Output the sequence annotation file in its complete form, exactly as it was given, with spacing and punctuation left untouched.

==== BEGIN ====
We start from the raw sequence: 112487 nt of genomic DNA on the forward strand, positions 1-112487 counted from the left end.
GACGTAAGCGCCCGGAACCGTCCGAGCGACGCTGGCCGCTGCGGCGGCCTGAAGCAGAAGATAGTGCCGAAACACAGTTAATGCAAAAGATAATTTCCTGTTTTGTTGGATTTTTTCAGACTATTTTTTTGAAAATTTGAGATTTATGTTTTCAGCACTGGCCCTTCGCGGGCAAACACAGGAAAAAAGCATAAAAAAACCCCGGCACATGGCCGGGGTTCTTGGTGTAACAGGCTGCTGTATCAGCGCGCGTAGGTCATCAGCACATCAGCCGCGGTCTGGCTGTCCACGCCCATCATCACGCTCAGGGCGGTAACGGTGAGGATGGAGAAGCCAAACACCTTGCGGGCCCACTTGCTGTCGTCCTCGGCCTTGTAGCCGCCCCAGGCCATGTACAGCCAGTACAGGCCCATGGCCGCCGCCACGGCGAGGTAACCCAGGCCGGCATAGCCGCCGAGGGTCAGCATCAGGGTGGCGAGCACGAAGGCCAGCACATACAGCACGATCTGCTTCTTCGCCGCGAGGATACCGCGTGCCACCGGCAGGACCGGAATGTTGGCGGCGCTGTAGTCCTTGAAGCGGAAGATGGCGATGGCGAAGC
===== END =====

We start from the raw sequence: 112487 nt of genomic DNA on the forward strand, positions 1-112487 counted from the left end.
GACGTAAGCGCCCGGAACCGTCCGAGCGACGCTGGCCGCTGCGGCGGCCTGAAGCAGAAGATAGTGCCGAAACACAGTTAATGCAAAAGATAATTTCCTGTTTTGTTGGATTTTTTCAGACTATTTTTTTGAAAATTTGAGATTTATGTTTTCAGCACTGGCCCTTCGCGGGCAAACACAGGAAAAAAGCATAAAAAAACCCCGGCACATGGCCGGGGTTCTTGGTGTAACAGGCTGCTGTATCAGCGCGCGTAGGTCATCAGCACATCAGCCGCGGTCTGGCTGTCCACGCCCATCATCACGCTCAGGGCGGTAACGGTGAGGATGGAGAAGCCAAACACCTTGCGGGCCCACTTGCTGTCGTCCTCGGCCTTGTAGCCGCCCCAGGCCATGTACAGCCAGTACAGGCCCATGGCCGCCGCCACGGCGAGGTAACCCAGGCCGGCATAGCCGCCGAGGGTCAGCATCAGGGTGGCGAGCACGAAGGCCAGCACATACAGCACGATCTGCTTCTTCGCCGCGAGGATACCGCGTGCCACCGGCAGGACCGGAATGTTGGCGGCGCTGTAGTCCTTGAAGCGGAAGATGGCGATGGCGAAGC